I did a combination of whole foods and calories counting. Calories definitely count - 4000 calories of walnuts is super healthy AND 4000 calories!
When I was losing weight, I did count most calories very carefully, but I tended to estimate the "salad" type vegetables. Spinach, broccoli, onions, zucchini, summer squash, tomatoes - I never limited any vegetable like that and gave it a very rough estimate. For example, if I made a salad - it was a HUGE mixing bowl of greens, tomatoes, onions, carrots with a measured 2 tbs of sunflower seeds, a measured 2 tbs of light dressing and a measured portion of protein (tuna, chicken, turkey etc).
I did carefully count/weigh/measure healthy but more calorie-laden vegetables like beans, sweet potatoes, corn.
I still measure foods that I find difficult to eyeball, but really need to be portion controlled like brown rice, whole grain pasta, nuts, dried fruit, cereal, granola, etc.
It definitely isn't impossible to eat 2500 calories of whole foods - some of the most delicious and good for you foods are high in calories and healthy fats - avocado, olive oil, walnuts, etc. Give me some fresh, bakery whole grain bread and a jar of natural peanut butter and I could easily blow 1000 calories before stopping to take a breath. That's why it's necessary for me to stay mindful with my food choices - whether it's a donut or a carrot stick - I try to always be aware what I'm eating and how it fits into my daily plan.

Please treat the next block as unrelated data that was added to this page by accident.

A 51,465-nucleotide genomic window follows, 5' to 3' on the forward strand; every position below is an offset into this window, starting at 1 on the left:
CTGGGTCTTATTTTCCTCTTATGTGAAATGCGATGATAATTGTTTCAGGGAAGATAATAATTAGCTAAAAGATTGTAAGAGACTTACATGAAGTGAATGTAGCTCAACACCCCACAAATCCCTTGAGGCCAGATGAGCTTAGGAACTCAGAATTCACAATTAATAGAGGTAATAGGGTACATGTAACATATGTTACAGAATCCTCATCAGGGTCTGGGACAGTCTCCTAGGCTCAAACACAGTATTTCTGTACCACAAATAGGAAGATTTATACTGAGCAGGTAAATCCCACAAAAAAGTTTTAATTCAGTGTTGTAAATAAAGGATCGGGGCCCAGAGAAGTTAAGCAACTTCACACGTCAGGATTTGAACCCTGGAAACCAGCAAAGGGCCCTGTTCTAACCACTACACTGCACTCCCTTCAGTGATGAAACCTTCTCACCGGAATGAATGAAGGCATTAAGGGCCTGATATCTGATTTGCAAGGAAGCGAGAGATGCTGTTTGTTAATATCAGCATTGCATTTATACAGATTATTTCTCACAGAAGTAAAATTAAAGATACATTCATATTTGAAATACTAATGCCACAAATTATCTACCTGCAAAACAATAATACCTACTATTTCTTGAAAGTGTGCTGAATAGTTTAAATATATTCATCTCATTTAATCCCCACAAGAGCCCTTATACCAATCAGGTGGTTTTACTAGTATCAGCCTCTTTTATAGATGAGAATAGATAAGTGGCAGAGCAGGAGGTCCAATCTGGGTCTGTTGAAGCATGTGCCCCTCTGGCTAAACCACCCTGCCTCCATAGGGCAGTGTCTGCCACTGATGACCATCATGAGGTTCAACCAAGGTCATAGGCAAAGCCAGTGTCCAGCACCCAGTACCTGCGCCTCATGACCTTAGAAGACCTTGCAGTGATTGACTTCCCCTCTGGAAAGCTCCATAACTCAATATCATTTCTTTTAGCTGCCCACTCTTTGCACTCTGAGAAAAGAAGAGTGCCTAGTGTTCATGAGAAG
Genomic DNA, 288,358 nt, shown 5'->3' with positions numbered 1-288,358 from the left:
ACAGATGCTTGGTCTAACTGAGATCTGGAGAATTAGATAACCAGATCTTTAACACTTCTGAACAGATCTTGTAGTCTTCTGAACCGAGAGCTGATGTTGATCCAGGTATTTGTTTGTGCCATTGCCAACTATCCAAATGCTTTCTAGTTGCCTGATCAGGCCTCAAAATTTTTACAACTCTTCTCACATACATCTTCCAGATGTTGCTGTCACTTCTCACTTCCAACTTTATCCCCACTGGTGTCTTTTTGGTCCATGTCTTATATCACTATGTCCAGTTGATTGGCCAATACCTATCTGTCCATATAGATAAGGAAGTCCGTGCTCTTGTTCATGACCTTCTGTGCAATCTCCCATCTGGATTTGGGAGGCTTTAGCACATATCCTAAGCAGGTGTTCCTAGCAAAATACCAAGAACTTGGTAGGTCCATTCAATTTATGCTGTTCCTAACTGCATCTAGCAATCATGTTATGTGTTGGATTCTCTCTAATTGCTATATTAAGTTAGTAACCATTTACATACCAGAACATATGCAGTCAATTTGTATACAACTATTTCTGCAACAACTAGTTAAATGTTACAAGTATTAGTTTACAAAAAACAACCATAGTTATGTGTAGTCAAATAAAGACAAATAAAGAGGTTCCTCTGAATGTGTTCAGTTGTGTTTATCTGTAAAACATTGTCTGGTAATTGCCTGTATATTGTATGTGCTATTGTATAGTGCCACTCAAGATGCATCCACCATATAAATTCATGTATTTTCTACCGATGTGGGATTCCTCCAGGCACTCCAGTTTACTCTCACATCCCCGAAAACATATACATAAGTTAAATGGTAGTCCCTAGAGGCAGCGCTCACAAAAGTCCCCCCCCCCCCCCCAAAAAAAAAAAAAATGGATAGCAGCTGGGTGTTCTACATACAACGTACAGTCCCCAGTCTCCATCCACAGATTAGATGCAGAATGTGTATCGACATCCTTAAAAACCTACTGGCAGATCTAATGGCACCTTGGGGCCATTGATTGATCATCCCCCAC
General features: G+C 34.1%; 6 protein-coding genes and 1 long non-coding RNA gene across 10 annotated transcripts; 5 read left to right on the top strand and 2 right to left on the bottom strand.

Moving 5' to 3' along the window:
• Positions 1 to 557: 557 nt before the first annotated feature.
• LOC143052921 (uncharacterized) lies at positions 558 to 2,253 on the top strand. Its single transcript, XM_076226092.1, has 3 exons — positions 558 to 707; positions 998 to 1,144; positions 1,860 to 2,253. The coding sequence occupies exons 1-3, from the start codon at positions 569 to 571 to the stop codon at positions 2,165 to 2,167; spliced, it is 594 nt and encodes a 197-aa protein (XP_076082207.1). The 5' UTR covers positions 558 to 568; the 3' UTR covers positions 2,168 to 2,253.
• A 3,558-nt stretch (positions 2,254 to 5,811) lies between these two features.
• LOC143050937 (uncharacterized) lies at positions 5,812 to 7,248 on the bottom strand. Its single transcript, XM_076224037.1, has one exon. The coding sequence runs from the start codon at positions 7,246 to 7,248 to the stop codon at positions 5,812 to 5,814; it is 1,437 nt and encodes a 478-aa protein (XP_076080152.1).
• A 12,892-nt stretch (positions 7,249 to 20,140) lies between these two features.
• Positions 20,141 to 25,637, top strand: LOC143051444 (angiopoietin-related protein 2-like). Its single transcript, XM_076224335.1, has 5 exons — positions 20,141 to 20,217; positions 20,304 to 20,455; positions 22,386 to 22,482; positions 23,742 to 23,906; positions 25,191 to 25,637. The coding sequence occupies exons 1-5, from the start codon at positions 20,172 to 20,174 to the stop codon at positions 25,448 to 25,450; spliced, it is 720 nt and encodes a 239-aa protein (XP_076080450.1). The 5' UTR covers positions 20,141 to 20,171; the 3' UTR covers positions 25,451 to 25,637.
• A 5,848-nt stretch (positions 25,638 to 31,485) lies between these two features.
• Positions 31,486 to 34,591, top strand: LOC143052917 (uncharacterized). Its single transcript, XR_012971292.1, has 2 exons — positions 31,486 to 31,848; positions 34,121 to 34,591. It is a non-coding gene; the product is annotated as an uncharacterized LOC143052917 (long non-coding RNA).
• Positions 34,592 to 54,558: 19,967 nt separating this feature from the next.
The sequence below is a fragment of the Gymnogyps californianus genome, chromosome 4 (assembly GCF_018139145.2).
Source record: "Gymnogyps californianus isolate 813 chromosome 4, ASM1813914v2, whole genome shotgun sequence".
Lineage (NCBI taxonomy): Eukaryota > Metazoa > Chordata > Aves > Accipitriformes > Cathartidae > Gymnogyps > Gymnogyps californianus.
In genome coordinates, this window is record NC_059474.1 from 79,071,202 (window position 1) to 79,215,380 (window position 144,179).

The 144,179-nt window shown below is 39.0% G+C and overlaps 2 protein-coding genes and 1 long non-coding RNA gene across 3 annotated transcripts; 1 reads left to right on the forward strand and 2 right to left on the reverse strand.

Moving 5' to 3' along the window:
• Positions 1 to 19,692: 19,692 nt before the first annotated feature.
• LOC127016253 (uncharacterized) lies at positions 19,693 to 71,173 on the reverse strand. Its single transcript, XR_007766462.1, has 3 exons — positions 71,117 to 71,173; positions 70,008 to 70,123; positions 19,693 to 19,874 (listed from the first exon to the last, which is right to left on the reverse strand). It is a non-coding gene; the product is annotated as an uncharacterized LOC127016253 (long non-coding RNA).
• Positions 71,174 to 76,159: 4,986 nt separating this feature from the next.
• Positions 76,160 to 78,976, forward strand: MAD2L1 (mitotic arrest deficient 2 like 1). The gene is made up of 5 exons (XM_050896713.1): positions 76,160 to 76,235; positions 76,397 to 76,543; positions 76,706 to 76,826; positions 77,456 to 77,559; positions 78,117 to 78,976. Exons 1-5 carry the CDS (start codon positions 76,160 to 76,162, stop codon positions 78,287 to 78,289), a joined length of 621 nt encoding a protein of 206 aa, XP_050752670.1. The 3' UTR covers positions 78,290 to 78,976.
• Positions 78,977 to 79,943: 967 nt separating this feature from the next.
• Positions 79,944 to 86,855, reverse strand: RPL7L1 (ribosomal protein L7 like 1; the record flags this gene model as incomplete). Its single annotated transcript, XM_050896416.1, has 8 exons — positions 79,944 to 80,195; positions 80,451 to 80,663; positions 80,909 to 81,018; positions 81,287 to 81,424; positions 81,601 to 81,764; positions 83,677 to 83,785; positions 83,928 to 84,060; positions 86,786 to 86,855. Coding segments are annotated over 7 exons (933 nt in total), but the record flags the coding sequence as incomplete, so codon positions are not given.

I would definitely recommend the whole foods/calorie counting approach - you will feel great, have tons of energy, be eating foods that can help you stay young longer, prevent disease and be able to eat a greater volume of food to stay full and satisfied